For gamers in the AU wondering what’s on in Sutherland Shire and across the country, the recent boom in Esports broadcasting, as well as the competitive video gaming industry across the country has been nothing but good news. A boom that was brought upon by the by recent upgrades made by the National Broadband Network.
There have been some criticisms regarding the network’s power, rollout and costs, but general consensus seems to be that many across the country see it as an improvement. Even the Australia eSports Association (AEA) say the same, with President Darren Kwan saying that the new, faster network speeds were a huge help for eSports, saying that, thanks to the NBN’s improvements, eSports has had a more level playing field, with players able to equalize their connection speeds, critical in competitions where matches are decided by split-second decisions.
Mr. Kwan says that the rollout has also strengthened the AU’s eSports economy, allowing for even bigger prize pools due to more players being able to train and compete online.
Back in May, the Intel Extreme Master (IEM) Sydney 2018 became one of the largest eSports events in AU history, with 16 teams competing for a $310,000 prize pool in Counter Strike:Global Offensive. Mr. Kwan says that salaries and wages have gone up, not only for players, but also their support staff, coaches and managers.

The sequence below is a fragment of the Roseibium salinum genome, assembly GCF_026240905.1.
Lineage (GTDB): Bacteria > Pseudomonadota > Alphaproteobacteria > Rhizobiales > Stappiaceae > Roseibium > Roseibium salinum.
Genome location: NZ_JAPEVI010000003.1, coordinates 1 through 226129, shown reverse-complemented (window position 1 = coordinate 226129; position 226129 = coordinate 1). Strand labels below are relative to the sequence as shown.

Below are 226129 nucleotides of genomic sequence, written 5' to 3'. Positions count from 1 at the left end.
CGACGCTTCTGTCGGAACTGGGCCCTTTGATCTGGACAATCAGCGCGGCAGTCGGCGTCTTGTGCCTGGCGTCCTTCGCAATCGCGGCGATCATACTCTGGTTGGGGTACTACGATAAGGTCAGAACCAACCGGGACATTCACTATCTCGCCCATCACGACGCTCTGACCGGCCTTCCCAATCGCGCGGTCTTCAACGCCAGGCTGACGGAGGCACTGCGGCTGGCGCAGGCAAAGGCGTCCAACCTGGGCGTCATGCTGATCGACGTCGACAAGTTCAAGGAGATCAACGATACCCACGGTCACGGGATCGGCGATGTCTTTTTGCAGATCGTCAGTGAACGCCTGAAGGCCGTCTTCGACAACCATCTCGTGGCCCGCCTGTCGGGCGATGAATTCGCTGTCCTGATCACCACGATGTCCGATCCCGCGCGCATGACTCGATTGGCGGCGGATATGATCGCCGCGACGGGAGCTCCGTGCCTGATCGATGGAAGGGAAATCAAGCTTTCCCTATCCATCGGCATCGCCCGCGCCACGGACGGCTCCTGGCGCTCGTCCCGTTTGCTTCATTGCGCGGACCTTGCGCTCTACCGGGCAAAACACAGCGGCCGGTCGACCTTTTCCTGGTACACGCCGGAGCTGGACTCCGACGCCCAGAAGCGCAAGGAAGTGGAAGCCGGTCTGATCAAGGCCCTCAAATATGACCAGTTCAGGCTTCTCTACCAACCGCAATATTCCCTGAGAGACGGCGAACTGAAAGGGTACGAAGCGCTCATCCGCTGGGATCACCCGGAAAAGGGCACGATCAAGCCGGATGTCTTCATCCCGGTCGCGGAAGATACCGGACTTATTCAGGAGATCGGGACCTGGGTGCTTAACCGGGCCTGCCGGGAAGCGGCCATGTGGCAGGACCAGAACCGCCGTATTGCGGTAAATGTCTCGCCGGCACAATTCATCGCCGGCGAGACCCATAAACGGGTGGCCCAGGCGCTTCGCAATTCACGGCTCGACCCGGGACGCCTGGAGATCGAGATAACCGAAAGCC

More than just the players feeling the benefits, the NBN network rollout has also been a boon to the broadcasting side of eSports. For gamers wondering what’s on in Sutherland Shire and across the country, there are now more options for watching their eSportevent of choice, whilst live-streamers have had a more stable business to work on.
Live-streaming demands high performance in networks, moreso than what online players need thanks to the rigors of broadcasting a live-stream.
Micheal Roberts, a live-streamer and commentator for the Heroes Global Championship ANZ, the AU’s premier league for Heroes of the Storm, one of the biggest eSports in the world, says that the new network rollouts by the NBN made his dream job a reality.
The NBN, meanwhile, has been less than happy with what the eSports industry’s been up to, thanks to gaming’s heavy toll on network bandwidth, with NBN Chief Executive Bill Morrow telling a parliamentary committee back in June that online gamers and live-streamers were bottlenecking their networks. Morrow has suggested that a fair use policy, which will cap data usage for gamers, could help deal with the congestion issue.
Mr. Kwan replied that gamers were just using the services that the NBN were providing, same as everyone else, and that the consolidated internet speeds had bolstered the AU’s interest in the gig economy.